Assessments, Culture, and Changing Circumstances
Updated: Jan 21
Let’s state upfront what we all know to be true: How well an employee does their job is important, and professional performance should be evaluated against established guidelines and expectations.
We can agree on that much, right? It really should go without saying.
Now,. let’s explore the topic a little further.
Great employees operating in a weak or somehow compromised culture will eventually face the truth that much of their effort may be going unnoticed. They may realize that good performances are easily drowned out by environments poorly equipped to make the best use of them. They may then conclude that good cultures exist elsewhere. Then you’re down a strong performer, one who was probably looking for a good reason to stick around – not just a good reason, come to think of it, the best reason available: culture.
Now, let’s state something else we all know to be true: Culture matters so greatly, and overall output is comparatively inconsequential compared to it.
I hope we can agree on that.
Fortifying your company culture protects productivity from minor disruptions and undergirds morale even during challenging times (something we’re all learning more about these days). A good employee is worth keeping; an intelligently fostered culture is worth maintaining – together, these form the foundation of a consistently high-performing organization. Performance is easy to measure on the backend, and we especially enjoy doing it when the numbers are favorable. When they’re not favorable, it’s almost instinctive to single out weaker performances, cudgeling most and making examples of a few. Then you’re down a handful of bad employees, or perhaps just employees who were looking for the right reason to outgrow their limitations – if not a means of doing so.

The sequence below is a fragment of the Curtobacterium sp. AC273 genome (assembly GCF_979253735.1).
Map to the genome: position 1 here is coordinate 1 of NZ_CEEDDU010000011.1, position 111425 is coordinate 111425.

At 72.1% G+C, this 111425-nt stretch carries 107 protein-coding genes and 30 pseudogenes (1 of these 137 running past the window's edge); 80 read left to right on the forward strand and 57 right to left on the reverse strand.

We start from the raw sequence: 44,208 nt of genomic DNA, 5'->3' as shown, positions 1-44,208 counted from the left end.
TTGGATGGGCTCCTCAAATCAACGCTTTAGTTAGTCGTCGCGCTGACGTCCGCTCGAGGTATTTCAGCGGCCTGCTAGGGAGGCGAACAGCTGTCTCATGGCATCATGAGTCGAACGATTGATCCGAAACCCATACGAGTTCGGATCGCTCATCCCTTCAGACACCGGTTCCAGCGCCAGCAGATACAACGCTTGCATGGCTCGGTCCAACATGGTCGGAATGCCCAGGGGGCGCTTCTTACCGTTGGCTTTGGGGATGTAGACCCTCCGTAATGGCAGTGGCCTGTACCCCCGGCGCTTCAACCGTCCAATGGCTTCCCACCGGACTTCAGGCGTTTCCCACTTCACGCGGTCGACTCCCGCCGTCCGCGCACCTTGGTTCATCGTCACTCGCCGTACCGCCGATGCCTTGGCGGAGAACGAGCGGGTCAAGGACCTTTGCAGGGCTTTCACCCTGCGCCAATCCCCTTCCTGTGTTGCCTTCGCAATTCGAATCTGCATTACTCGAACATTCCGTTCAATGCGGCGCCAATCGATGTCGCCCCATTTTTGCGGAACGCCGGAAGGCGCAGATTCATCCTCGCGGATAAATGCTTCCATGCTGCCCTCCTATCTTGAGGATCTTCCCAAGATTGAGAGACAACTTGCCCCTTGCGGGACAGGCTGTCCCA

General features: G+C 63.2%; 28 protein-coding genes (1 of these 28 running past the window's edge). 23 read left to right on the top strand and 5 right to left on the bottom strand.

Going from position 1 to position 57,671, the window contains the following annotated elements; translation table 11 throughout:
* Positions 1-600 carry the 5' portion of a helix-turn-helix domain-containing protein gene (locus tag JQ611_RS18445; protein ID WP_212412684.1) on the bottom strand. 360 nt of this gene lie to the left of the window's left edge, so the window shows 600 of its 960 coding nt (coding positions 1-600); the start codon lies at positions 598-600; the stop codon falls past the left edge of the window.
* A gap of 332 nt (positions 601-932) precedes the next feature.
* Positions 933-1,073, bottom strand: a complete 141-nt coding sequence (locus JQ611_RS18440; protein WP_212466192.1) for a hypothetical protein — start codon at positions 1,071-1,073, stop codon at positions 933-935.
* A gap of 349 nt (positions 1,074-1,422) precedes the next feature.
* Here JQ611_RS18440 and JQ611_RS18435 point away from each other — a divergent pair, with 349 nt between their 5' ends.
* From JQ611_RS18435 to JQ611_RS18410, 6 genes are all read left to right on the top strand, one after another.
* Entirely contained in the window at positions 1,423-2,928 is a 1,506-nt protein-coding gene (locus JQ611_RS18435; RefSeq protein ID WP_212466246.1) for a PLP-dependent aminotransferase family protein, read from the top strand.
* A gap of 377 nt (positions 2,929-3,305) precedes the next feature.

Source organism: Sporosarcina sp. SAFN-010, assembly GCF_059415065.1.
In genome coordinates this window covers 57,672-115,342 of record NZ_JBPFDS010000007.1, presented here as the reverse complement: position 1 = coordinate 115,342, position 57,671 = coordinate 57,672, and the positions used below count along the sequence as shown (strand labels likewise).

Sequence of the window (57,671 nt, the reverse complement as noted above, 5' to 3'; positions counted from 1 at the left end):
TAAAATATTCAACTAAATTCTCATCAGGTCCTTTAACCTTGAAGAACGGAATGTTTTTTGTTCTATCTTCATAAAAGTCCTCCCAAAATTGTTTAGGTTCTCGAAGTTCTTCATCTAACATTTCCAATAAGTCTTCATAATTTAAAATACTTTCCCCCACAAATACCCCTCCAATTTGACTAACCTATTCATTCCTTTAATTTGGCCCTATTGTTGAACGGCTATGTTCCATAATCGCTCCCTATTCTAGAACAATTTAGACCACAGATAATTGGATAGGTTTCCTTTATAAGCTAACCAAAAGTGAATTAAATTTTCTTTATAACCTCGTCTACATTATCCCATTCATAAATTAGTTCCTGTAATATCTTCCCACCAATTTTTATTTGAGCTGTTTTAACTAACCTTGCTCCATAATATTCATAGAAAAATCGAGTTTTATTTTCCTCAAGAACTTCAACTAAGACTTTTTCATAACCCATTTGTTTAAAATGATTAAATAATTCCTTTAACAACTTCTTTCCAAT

No matter the industry, regardless of the widget you’re selling, and despite any problems it may present upfront, it’s always about fostering a good environment. It’s about creating a workspace and a company culture where excellent performance is a given, a by-product of authentic happiness.
Authentic happiness. The sort where employees don’t need to convince themselves they’re doing what they want to be doing; it’s just a given. That’s hard to find in an environment unsupported by defined expectations and a system in place to both ensure that they are met and that they are attainable. We should never let our goals and expectations go unchecked for too long; that’s true of all things. When you’re 60, you likely won’t recover from a long hike as quickly as you did at 16, nor should you expect to do so. When a company is operating in a perfectly humming along economy, sales output will likely be higher than when things have slowed for whatever reason (again, we’re all confronting this at the moment).
The digression aside… hire well, assess employee work fairly and in a larger context, and look to keep good employees happy. Set goals and clearly communicate expectations, developing a culture of growth; one that your team knows has been designed to support them. And be ready to modify those goals and expectations as the circumstances require, if you aren’t already doing so, that is.